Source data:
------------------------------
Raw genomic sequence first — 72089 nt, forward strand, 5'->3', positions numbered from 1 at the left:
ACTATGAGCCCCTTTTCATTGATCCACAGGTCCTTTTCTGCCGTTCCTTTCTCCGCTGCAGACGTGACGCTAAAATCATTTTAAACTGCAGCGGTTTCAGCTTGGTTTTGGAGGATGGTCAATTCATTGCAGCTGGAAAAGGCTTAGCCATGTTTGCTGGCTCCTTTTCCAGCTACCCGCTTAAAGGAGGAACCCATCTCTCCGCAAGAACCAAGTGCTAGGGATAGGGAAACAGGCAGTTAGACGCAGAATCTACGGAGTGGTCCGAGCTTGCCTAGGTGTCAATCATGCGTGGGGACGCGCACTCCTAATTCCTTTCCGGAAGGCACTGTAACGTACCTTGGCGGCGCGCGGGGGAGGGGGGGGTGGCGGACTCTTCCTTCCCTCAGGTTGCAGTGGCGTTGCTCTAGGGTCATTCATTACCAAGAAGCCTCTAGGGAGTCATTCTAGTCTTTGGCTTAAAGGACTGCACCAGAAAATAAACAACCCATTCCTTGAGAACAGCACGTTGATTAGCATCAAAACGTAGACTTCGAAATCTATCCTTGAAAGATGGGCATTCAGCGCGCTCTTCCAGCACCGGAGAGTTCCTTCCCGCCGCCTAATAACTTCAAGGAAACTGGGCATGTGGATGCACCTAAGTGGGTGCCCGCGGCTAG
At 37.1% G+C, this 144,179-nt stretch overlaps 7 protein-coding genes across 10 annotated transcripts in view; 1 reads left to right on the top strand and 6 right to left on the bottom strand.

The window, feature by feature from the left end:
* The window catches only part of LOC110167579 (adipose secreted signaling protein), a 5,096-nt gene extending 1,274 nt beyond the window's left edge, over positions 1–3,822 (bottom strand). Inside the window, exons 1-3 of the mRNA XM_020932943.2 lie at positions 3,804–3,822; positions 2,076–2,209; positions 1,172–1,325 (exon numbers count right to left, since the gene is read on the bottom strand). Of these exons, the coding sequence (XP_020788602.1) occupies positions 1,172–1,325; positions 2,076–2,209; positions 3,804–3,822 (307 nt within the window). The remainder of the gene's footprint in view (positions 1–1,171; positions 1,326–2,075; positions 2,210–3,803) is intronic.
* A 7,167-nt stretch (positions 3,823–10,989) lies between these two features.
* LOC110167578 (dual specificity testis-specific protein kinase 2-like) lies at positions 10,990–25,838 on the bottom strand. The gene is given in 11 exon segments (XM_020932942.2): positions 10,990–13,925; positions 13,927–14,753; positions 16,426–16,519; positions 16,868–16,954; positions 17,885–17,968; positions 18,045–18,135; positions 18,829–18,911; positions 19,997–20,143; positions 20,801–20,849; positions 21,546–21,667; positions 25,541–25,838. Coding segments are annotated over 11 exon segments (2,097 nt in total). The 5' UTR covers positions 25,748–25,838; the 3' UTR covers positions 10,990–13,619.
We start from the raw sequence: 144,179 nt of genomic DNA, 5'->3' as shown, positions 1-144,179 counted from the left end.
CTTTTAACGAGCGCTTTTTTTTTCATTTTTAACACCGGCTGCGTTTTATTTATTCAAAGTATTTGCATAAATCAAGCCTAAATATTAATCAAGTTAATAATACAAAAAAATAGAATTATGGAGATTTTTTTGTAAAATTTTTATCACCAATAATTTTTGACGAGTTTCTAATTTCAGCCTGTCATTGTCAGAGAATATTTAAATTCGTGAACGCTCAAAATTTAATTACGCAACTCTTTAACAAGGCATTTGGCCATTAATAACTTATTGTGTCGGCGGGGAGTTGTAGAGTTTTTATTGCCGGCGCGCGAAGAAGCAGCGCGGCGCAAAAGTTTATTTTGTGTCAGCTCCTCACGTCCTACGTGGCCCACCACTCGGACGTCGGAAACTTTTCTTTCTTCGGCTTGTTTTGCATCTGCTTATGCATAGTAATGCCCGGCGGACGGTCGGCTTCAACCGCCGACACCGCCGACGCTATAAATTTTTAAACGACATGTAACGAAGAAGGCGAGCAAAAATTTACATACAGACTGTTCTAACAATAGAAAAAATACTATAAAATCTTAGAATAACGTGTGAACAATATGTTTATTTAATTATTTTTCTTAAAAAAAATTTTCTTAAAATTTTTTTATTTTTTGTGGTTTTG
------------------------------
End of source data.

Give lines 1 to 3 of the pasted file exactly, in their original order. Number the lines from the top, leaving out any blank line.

Raw genomic sequence first — 72089 nt, forward strand, 5'->3', positions numbered from 1 at the left:
ACTATGAGCCCCTTTTCATTGATCCACAGGTCCTTTTCTGCCGTTCCTTTCTCCGCTGCAGACGTGACGCTAAAATCATTTTAAACTGCAGCGGTTTCAGCTTGGTTTTGGAGGATGGTCAATTCATTGCAGCTGGAAAAGGCTTAGCCATGTTTGCTGGCTCCTTTTCCAGCTACCCGCTTAAAGGAGGAACCCATCTCTCCGCAAGAACCAAGTGCTAGGGATAGGGAAACAGGCAGTTAGACGCAGAATCTACGGAGTGGTCCGAGCTTGCCTAGGTGTCAATCATGCGTGGGGACGCGCACTCCTAATTCCTTTCCGGAAGGCACTGTAACGTACCTTGGCGGCGCGCGGGGGAGGGGGGGGTGGCGGACTCTTCCTTCCCTCAGGTTGCAGTGGCGTTGCTCTAGGGTCATTCATTACCAAGAAGCCTCTAGGGAGTCATTCTAGTCTTTGGCTTAAAGGACTGCACCAGAAAATAAACAACCCATTCCTTGAGAACAGCACGTTGATTAGCATCAAAACGTAGACTTCGAAATCTATCCTTGAAAGATGGGCATTCAGCGCGCTCTTCCAGCACCGGAGAGTTCCTTCCCGCCGCCTAATAACTTCAAGGAAACTGGGCATGTGGATGCACCTAAGTGGGTGCCCGCGGCTAG
At 37.1% G+C, this 144,179-nt stretch overlaps 7 protein-coding genes across 10 annotated transcripts in view; 1 reads left to right on the top strand and 6 right to left on the bottom strand.